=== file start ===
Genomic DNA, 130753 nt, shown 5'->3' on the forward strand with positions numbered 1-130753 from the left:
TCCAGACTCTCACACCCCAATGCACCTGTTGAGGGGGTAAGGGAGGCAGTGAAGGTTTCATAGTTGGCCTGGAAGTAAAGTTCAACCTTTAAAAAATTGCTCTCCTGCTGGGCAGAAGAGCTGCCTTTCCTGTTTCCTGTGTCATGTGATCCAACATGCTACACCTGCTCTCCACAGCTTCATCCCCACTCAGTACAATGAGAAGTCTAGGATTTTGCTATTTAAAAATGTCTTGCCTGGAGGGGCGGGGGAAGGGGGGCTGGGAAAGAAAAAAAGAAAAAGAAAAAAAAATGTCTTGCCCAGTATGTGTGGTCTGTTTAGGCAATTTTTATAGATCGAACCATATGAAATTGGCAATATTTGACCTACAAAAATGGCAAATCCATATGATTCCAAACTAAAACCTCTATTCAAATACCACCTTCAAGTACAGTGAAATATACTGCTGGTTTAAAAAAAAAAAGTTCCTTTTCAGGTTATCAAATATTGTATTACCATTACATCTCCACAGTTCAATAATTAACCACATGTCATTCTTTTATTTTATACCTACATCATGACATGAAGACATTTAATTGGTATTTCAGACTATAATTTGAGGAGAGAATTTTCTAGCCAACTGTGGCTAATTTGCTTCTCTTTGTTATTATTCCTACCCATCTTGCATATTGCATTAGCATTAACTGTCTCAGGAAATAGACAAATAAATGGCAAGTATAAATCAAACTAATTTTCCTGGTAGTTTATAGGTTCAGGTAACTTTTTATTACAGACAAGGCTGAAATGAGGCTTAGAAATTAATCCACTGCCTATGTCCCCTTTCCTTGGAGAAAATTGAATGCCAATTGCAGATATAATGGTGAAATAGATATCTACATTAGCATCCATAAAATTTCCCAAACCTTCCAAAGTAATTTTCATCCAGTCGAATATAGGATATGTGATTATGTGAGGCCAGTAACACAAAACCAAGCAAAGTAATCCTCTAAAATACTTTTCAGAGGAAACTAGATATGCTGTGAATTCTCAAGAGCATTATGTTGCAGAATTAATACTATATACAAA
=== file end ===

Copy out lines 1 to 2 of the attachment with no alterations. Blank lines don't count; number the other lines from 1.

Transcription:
Genomic DNA, 130753 nt, shown 5'->3' on the forward strand with positions numbered 1-130753 from the left:
TCCAGACTCTCACACCCCAATGCACCTGTTGAGGGGGTAAGGGAGGCAGTGAAGGTTTCATAGTTGGCCTGGAAGTAAAGTTCAACCTTTAAAAAATTGCTCTCCTGCTGGGCAGAAGAGCTGCCTTTCCTGTTTCCTGTGTCATGTGATCCAACATGCTACACCTGCTCTCCACAGCTTCATCCCCACTCAGTACAATGAGAAGTCTAGGATTTTGCTATTTAAAAATGTCTTGCCTGGAGGGGCGGGGGAAGGGGGGCTGGGAAAGAAAAAAAGAAAAAGAAAAAAAAATGTCTTGCCCAGTATGTGTGGTCTGTTTAGGCAATTTTTATAGATCGAACCATATGAAATTGGCAATATTTGACCTACAAAAATGGCAAATCCATATGATTCCAAACTAAAACCTCTATTCAAATACCACCTTCAAGTACAGTGAAATATACTGCTGGTTTAAAAAAAAAAAGTTCCTTTTCAGGTTATCAAATATTGTATTACCATTACATCTCCACAGTTCAATAATTAACCACATGTCATTCTTTTATTTTATACCTACATCATGACATGAAGACATTTAATTGGTATTTCAGACTATAATTTGAGGAGAGAATTTTCTAGCCAACTGTGGCTAATTTGCTTCTCTTTGTTATTATTCCTACCCATCTTGCATATTGCATTAGCATTAACTGTCTCAGGAAATAGACAAATAAATGGCAAGTATAAATCAAACTAATTTTCCTGGTAGTTTATAGGTTCAGGTAACTTTTTATTACAGACAAGGCTGAAATGAGGCTTAGAAATTAATCCACTGCCTATGTCCCCTTTCCTTGGAGAAAATTGAATGCCAATTGCAGATATAATGGTGAAATAGATATCTACATTAGCATCCATAAAATTTCCCAAACCTTCCAAAGTAATTTTCATCCAGTCGAATATAGGATATGTGATTATGTGAGGCCAGTAACACAAAACCAAGCAAAGTAATCCTCTAAAATACTTTTCAGAGGAAACTAGATATGCTGTGAATTCTCAAGAGCATTATGTTGCAGAATTAATACTATATACAAA